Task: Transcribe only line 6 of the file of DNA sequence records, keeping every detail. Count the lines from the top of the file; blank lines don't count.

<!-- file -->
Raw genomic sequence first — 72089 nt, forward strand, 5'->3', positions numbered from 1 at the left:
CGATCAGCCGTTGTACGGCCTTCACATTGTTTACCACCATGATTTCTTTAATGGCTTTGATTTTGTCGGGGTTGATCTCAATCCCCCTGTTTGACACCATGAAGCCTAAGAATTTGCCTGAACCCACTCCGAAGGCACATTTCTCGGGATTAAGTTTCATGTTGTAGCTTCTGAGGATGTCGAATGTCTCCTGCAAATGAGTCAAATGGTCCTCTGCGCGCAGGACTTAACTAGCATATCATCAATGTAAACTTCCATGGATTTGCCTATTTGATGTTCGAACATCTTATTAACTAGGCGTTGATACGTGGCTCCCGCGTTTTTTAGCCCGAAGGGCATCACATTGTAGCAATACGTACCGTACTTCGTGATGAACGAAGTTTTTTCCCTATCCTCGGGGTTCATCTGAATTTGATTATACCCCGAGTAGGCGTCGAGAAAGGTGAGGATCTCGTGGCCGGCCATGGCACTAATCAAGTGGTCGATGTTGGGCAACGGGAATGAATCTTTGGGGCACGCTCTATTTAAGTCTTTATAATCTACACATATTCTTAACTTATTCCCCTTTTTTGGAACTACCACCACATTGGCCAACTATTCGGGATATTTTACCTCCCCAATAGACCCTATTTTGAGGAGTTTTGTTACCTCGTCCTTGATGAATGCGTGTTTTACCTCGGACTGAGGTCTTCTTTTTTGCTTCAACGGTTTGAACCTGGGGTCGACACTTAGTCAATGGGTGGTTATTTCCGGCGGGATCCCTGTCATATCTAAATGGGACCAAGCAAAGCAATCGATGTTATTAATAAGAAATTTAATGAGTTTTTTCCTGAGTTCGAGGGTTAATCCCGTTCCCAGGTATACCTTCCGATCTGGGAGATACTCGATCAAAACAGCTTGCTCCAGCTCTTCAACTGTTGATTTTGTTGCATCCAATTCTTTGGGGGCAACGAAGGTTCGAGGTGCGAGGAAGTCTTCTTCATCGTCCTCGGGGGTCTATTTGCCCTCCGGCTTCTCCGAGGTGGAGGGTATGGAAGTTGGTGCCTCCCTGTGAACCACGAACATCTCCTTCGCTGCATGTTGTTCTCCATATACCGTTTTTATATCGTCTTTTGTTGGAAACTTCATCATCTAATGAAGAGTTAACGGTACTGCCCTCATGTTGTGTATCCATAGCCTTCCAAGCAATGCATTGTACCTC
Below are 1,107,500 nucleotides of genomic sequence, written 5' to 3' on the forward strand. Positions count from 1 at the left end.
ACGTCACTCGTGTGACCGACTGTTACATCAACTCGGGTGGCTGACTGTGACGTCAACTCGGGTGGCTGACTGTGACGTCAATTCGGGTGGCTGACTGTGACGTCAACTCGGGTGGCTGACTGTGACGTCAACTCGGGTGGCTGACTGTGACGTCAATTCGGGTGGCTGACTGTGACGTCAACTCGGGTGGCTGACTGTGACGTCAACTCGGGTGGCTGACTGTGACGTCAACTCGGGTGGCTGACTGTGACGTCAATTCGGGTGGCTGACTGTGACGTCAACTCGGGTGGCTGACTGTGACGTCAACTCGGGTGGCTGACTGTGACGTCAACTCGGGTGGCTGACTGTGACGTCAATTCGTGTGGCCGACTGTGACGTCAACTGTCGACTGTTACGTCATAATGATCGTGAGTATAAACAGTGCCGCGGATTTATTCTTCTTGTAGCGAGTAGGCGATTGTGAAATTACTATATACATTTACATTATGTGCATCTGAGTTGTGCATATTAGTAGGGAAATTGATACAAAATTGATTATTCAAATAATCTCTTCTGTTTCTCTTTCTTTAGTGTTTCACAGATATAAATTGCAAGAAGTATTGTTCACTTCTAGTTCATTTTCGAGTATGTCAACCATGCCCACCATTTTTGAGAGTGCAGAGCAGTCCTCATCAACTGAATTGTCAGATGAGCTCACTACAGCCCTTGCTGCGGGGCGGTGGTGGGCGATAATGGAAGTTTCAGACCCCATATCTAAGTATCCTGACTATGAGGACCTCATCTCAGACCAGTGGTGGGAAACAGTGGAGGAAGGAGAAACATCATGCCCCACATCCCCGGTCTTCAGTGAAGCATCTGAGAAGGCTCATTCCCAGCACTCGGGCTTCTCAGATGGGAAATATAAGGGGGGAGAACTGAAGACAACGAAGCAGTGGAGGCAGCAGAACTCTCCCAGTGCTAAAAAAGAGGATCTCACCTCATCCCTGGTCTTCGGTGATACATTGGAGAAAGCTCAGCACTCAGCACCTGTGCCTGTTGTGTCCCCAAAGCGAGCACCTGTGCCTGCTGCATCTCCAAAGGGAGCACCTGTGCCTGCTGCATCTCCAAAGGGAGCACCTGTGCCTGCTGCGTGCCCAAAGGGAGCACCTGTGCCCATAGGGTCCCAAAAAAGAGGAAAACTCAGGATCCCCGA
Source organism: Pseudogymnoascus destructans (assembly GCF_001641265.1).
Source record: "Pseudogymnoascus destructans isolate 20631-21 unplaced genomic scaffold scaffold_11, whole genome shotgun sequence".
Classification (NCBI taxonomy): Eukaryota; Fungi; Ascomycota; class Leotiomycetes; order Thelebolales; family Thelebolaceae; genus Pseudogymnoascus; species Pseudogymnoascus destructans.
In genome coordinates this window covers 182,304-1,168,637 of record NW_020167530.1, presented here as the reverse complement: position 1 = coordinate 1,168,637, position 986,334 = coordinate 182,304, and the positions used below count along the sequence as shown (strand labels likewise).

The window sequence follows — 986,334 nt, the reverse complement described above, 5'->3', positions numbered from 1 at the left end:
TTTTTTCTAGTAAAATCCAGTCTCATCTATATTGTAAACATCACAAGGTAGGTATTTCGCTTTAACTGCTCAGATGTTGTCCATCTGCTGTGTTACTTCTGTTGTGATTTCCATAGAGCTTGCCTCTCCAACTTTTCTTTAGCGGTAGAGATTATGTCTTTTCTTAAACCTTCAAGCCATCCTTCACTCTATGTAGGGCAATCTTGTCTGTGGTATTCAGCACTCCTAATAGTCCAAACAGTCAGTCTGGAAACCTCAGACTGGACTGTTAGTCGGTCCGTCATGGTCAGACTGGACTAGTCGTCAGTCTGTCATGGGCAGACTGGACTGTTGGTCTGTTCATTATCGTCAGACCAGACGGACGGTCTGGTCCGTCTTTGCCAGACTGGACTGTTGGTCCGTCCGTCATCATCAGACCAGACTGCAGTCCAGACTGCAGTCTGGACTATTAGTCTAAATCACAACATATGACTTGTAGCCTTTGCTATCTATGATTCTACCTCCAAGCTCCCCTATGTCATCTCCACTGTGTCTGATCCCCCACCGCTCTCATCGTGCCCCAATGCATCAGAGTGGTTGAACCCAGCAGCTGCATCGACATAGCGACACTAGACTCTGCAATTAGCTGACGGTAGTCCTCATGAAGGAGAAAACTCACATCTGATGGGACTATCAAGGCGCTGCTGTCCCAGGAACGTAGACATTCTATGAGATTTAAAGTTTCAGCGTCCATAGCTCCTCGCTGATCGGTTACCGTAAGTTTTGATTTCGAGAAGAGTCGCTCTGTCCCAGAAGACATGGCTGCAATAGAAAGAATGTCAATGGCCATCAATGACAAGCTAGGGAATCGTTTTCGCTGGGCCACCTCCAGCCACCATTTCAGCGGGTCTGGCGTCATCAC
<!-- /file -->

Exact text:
Source record: "Pseudogymnoascus destructans isolate 20631-21 unplaced genomic scaffold scaffold_11, whole genome shotgun sequence".